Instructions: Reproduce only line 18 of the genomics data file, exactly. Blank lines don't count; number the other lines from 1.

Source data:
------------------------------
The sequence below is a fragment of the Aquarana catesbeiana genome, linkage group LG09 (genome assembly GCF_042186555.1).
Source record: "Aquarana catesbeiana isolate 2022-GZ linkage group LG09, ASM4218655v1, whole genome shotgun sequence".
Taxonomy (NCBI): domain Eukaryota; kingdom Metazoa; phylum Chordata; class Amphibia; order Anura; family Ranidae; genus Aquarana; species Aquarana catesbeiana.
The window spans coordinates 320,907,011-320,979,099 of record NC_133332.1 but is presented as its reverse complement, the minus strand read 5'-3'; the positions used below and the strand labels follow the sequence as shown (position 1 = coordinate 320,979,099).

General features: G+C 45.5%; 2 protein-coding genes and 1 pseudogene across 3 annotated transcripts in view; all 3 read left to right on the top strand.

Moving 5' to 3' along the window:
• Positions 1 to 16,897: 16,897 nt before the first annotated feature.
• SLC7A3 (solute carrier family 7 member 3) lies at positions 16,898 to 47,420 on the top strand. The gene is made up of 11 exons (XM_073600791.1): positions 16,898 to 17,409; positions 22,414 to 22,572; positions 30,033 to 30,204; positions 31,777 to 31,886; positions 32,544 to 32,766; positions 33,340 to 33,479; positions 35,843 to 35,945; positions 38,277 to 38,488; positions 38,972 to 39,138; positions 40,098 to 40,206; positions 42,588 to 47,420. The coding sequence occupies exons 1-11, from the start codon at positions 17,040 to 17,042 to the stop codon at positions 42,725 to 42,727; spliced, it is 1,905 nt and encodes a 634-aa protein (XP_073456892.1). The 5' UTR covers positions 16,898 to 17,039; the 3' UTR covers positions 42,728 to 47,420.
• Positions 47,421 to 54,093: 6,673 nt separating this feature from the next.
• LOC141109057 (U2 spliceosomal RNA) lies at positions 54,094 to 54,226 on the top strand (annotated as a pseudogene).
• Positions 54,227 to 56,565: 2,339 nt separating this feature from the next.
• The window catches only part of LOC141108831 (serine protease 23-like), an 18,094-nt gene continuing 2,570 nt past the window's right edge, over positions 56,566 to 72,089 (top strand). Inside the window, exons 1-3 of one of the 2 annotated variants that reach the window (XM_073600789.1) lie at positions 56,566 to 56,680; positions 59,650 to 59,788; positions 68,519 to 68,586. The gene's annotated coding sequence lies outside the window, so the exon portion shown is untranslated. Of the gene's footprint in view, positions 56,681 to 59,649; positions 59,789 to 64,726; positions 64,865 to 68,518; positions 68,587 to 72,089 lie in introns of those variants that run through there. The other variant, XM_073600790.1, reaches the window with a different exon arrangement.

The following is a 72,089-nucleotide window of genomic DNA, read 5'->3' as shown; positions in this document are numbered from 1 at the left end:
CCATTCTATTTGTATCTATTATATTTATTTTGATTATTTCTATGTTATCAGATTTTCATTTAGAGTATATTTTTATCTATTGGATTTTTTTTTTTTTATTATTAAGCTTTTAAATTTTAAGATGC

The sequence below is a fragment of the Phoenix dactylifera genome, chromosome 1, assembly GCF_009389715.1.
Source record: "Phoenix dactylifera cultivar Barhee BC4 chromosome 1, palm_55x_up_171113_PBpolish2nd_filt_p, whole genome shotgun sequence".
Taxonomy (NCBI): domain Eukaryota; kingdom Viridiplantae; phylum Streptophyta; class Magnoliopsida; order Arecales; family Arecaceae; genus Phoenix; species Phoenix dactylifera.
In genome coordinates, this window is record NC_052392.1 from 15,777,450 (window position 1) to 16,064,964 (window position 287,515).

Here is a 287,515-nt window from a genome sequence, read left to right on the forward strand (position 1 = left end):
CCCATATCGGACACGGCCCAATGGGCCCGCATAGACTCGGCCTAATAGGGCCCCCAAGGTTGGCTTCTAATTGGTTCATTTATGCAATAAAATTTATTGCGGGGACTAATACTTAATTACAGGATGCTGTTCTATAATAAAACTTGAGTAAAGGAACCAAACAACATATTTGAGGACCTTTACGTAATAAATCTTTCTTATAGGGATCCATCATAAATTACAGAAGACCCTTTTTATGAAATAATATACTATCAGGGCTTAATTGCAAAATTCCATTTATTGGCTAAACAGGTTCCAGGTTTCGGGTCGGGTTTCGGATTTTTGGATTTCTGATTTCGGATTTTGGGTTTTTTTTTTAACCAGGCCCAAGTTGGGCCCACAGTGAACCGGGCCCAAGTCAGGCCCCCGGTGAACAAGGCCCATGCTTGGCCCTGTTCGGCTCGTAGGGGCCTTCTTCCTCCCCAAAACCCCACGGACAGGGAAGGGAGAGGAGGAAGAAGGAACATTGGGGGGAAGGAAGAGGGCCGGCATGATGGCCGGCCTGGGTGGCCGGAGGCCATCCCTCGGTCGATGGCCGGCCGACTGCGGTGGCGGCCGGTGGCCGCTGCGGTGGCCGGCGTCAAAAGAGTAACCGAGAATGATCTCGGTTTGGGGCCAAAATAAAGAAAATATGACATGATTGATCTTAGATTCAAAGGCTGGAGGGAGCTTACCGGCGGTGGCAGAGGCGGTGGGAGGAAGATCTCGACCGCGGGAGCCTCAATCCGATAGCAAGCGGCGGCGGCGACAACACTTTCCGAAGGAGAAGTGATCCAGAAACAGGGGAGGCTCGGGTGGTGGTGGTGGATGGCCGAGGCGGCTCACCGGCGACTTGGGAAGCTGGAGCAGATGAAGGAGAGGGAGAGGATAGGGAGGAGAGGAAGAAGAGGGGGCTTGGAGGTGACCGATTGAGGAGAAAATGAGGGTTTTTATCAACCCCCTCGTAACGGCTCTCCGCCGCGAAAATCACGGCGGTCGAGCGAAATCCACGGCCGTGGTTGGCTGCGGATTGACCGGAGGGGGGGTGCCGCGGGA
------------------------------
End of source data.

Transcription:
In genome coordinates, this window is record NC_052392.1 from 15,777,450 (window position 1) to 16,064,964 (window position 287,515).